November 17, 2011 | 10
I have spent a lot of time in my life being employed or educated by an organization that I find problematic in some way. At Harvard, my main gripe involved the way in which the dissolution of Radcliffe College and the women’s spaces there occurred with little engagement with undergraduates: two deans met with me and two other women who were on the board of the Radcliffe Union of Students. That’s it. In response, we created a tent Women’s Center outside of the Science Center and a list of demands of what we would want out of a real Women’s Center; years later when they finally did form a real Women’s Center they did so in the basement of Canaday, which happens to be only a hundred feet or so from our temporary structure. (I say this without taking any actual credit, as I doubt our action had much of an effect.)
At Yale, my issues centered around the condescending attitude that characterized labor relations with both graduate students and the largely African-American population surrounding the gentrified center of New Haven. I committed and was arrested for civil disobedience two times in my six years there. I also went on strike twice. The graduate students do have a union, but it is still unrecognized by Yale.
At the University of Illinois where I now work, I cancelled my 750-student class during a GEO strike, despite a phone call to my home to dissuade me from such a decision. I walked the picket lines instead, and as it happens an agreement was reached when my class would have been taught, and we celebrated on the steps of Foellinger Auditorium, where I taught my class. (Again, I doubt my own decision made a difference, but you wouldn’t have known it from the tears streaming down my face as grad students sang and danced because they got the raises and benefits they needed to support themselves and their family.)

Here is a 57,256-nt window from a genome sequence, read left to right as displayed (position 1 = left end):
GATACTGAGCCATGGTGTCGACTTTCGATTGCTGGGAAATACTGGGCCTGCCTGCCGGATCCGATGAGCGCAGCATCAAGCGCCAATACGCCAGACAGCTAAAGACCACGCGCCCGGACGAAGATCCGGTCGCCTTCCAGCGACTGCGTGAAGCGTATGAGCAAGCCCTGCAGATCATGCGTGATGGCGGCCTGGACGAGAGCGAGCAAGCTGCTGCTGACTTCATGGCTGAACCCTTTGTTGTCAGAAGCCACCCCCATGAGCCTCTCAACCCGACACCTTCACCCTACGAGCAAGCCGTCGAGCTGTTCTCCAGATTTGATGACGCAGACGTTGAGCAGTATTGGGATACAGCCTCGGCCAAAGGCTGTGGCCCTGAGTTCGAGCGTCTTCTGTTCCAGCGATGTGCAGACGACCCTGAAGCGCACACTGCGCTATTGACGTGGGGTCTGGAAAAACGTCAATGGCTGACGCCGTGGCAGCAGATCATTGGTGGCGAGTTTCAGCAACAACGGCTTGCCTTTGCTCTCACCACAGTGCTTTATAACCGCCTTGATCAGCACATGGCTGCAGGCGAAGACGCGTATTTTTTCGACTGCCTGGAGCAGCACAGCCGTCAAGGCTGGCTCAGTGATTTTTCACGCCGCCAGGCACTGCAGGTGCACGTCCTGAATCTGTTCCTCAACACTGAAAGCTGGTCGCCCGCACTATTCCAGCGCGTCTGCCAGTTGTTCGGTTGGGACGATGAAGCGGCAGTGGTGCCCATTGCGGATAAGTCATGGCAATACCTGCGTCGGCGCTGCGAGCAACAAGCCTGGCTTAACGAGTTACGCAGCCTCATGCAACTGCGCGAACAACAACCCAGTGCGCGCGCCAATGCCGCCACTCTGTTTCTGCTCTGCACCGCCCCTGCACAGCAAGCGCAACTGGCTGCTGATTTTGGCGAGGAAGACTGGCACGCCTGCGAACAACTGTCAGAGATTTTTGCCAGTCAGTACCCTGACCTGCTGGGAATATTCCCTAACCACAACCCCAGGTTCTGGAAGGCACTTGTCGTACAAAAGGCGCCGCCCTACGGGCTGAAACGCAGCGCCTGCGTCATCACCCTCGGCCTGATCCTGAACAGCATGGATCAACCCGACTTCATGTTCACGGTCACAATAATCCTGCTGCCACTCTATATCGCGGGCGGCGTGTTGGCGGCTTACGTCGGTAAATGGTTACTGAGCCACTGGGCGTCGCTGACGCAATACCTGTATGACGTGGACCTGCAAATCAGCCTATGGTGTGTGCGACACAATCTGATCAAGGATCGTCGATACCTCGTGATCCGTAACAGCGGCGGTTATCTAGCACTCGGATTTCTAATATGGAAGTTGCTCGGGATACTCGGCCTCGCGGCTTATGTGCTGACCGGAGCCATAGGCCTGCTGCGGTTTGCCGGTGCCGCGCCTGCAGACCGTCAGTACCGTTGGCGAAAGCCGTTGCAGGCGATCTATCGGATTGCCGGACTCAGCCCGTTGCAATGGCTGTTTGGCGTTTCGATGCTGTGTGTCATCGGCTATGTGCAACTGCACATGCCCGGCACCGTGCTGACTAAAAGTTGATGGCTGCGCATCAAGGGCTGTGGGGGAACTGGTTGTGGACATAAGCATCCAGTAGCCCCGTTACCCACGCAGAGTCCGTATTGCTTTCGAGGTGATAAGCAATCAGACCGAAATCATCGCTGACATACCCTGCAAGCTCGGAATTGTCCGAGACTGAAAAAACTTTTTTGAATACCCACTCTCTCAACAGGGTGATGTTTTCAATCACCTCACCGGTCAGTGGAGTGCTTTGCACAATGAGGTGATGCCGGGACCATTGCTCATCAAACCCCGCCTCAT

My actions had impact for me and many other people: I radicalized many female friends in college, many more colleagues in grad school, and know I served as an example for other faculty when I decided not to cross picket lines here at Illinois. These were moving, important experiences in my development as a scholar and activist. But in each of these cases, my actions as an individual had little impact in a way the institution would understand. If anything, these actions were derided by those in power, except, and this is important, when our numbers were great. If there were thousands of us picketing, that had meaning. If 700 of us got arrested, that had meaning (this happened long enough ago that I can’t find any of the longer pieces on it online). And I will return to this later in this post.
This time, my anger is with Nature Publishing Group (NPG), who owns Scientific American. My experience at Scientific American suggests that most folks here understand social media and blogs, and are respectful, thoughtful and kind. These are people who want to make the world a better place through science and science communication. And so I do my best to forgive the fact that some improvements to our network (*cough* commenting) have been under-resourced.
But NPG is a totally different lot. We’ve seen how their blog network stalled, how archaic and ridiculous their commenting policy is. We’ve seen who they employ. To be honest, I don’t read Nature unless someone pushes something to me. Instead, I enjoy my SciAm bubble and network of bright, fun thinkers.
I can’t do that now, because Henry Gee has seen fit to publish a rather limp attempt at humor that relies on fundamental stereotypes about male and female interests, desire and behavior. You can read the intelligent commentary by countless others: Anne Jefferson, who first brought this post to my attention, Emily Willingham, Christie Wilcox, Janet Stemwedel, Dr. Isis, Alex Wild, Drugmonkey, and I am probably missing several others. The only reason this article even turned up on anyone’s radar is because Nature just published two pieces of correspondence against the piece, by Ylaine Gerardin & Tami Lieberman, and Pieter van Dokkum.